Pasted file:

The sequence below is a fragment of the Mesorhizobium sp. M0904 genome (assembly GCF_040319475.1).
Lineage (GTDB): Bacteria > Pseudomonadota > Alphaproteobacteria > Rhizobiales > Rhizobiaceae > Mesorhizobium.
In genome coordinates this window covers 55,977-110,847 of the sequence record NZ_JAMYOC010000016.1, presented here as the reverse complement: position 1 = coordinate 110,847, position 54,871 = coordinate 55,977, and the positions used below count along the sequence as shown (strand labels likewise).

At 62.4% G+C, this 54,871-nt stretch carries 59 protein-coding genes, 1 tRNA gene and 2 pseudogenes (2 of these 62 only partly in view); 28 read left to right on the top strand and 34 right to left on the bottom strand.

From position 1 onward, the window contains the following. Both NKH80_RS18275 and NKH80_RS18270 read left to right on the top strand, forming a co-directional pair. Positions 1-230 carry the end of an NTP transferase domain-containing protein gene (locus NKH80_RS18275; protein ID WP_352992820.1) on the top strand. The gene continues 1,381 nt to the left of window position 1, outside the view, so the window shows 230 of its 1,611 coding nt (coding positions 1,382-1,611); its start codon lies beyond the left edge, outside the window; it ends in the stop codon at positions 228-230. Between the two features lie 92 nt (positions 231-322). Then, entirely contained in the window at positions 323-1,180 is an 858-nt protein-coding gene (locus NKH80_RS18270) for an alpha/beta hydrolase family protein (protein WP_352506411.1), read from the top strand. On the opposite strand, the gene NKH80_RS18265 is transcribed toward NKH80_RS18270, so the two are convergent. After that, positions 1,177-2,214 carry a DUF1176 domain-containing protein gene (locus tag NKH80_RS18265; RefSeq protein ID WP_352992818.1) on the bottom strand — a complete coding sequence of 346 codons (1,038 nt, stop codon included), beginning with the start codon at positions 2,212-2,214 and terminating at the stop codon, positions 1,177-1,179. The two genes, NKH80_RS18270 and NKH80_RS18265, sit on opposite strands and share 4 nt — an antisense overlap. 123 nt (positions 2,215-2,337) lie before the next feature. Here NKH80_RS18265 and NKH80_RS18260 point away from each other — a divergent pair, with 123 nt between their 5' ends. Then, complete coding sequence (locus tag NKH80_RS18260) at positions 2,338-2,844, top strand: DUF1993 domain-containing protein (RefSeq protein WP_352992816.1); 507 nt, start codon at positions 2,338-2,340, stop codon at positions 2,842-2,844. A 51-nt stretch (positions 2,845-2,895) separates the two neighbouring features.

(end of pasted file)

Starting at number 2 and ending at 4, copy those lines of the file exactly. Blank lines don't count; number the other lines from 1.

Lineage (GTDB): Bacteria > Pseudomonadota > Alphaproteobacteria > Rhizobiales > Rhizobiaceae > Mesorhizobium.
In genome coordinates this window covers 55,977-110,847 of the sequence record NZ_JAMYOC010000016.1, presented here as the reverse complement: position 1 = coordinate 110,847, position 54,871 = coordinate 55,977, and the positions used below count along the sequence as shown (strand labels likewise).

At 62.4% G+C, this 54,871-nt stretch carries 59 protein-coding genes, 1 tRNA gene and 2 pseudogenes (2 of these 62 only partly in view); 28 read left to right on the top strand and 34 right to left on the bottom strand.